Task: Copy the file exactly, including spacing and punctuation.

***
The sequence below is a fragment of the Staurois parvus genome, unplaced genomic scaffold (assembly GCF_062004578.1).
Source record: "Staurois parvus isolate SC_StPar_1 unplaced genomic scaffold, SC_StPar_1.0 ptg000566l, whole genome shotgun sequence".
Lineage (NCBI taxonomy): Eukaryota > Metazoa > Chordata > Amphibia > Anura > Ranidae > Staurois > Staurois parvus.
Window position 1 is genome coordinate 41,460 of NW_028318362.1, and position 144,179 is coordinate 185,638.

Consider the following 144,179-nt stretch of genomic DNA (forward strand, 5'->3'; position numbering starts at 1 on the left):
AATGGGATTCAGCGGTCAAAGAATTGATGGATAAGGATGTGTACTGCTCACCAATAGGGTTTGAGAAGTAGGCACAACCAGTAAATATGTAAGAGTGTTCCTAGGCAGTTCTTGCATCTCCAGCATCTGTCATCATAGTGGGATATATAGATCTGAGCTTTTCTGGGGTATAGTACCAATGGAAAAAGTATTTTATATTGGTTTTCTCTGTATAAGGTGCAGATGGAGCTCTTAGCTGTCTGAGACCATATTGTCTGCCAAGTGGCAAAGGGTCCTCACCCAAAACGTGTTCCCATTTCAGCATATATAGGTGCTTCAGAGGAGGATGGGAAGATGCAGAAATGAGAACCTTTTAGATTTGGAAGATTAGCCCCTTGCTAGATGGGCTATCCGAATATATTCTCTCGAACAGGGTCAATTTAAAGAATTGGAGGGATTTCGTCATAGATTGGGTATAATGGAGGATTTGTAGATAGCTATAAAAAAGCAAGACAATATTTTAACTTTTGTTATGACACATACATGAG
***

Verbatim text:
The sequence below is a fragment of the Staurois parvus genome, unplaced genomic scaffold (assembly GCF_062004578.1).
Source record: "Staurois parvus isolate SC_StPar_1 unplaced genomic scaffold, SC_StPar_1.0 ptg000566l, whole genome shotgun sequence".
Lineage (NCBI taxonomy): Eukaryota > Metazoa > Chordata > Amphibia > Anura > Ranidae > Staurois > Staurois parvus.
Window position 1 is genome coordinate 41,460 of NW_028318362.1, and position 144,179 is coordinate 185,638.

Consider the following 144,179-nt stretch of genomic DNA (forward strand, 5'->3'; position numbering starts at 1 on the left):
AATGGGATTCAGCGGTCAAAGAATTGATGGATAAGGATGTGTACTGCTCACCAATAGGGTTTGAGAAGTAGGCACAACCAGTAAATATGTAAGAGTGTTCCTAGGCAGTTCTTGCATCTCCAGCATCTGTCATCATAGTGGGATATATAGATCTGAGCTTTTCTGGGGTATAGTACCAATGGAAAAAGTATTTTATATTGGTTTTCTCTGTATAAGGTGCAGATGGAGCTCTTAGCTGTCTGAGACCATATTGTCTGCCAAGTGGCAAAGGGTCCTCACCCAAAACGTGTTCCCATTTCAGCATATATAGGTGCTTCAGAGGAGGATGGGAAGATGCAGAAATGAGAACCTTTTAGATTTGGAAGATTAGCCCCTTGCTAGATGGGCTATCCGAATATATTCTCTCGAACAGGGTCAATTTAAAGAATTGGAGGGATTTCGTCATAGATTGGGTATAATGGAGGATTTGTAGATAGCTATAAAAAAGCAAGACAATATTTTAACTTTTGTTATGACACATACATGAG